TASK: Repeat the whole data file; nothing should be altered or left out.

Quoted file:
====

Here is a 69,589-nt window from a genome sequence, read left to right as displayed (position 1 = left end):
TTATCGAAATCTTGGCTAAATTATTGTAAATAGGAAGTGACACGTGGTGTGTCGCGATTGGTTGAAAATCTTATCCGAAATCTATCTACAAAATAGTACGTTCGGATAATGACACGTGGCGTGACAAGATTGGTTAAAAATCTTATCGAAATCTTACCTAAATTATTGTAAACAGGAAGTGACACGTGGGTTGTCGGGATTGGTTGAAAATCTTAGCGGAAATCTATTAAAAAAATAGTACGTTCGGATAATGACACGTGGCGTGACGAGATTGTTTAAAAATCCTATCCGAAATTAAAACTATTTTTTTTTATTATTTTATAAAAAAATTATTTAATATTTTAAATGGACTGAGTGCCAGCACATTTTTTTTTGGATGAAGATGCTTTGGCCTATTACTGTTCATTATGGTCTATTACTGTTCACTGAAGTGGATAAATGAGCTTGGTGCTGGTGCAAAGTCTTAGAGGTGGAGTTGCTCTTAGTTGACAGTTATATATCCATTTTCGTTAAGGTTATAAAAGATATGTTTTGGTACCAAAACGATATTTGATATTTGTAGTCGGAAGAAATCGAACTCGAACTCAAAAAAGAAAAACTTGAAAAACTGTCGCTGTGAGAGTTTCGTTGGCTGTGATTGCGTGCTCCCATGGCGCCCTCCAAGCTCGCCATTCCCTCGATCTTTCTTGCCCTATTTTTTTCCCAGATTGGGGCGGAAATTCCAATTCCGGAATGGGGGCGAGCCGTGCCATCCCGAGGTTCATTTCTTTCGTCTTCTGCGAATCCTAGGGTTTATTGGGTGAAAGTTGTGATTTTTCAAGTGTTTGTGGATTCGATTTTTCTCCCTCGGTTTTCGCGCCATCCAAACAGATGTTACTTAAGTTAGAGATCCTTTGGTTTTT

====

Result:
Here is a 69,589-nt window from a genome sequence, read left to right as displayed (position 1 = left end):
TTATCGAAATCTTGGCTAAATTATTGTAAATAGGAAGTGACACGTGGTGTGTCGCGATTGGTTGAAAATCTTATCCGAAATCTATCTACAAAATAGTACGTTCGGATAATGACACGTGGCGTGACAAGATTGGTTAAAAATCTTATCGAAATCTTACCTAAATTATTGTAAACAGGAAGTGACACGTGGGTTGTCGGGATTGGTTGAAAATCTTAGCGGAAATCTATTAAAAAAATAGTACGTTCGGATAATGACACGTGGCGTGACGAGATTGTTTAAAAATCCTATCCGAAATTAAAACTATTTTTTTTTATTATTTTATAAAAAAATTATTTAATATTTTAAATGGACTGAGTGCCAGCACATTTTTTTTTGGATGAAGATGCTTTGGCCTATTACTGTTCATTATGGTCTATTACTGTTCACTGAAGTGGATAAATGAGCTTGGTGCTGGTGCAAAGTCTTAGAGGTGGAGTTGCTCTTAGTTGACAGTTATATATCCATTTTCGTTAAGGTTATAAAAGATATGTTTTGGTACCAAAACGATATTTGATATTTGTAGTCGGAAGAAATCGAACTCGAACTCAAAAAAGAAAAACTTGAAAAACTGTCGCTGTGAGAGTTTCGTTGGCTGTGATTGCGTGCTCCCATGGCGCCCTCCAAGCTCGCCATTCCCTCGATCTTTCTTGCCCTATTTTTTTCCCAGATTGGGGCGGAAATTCCAATTCCGGAATGGGGGCGAGCCGTGCCATCCCGAGGTTCATTTCTTTCGTCTTCTGCGAATCCTAGGGTTTATTGGGTGAAAGTTGTGATTTTTCAAGTGTTTGTGGATTCGATTTTTCTCCCTCGGTTTTCGCGCCATCCAAACAGATGTTACTTAAGTTAGAGATCCTTTGGTTTTT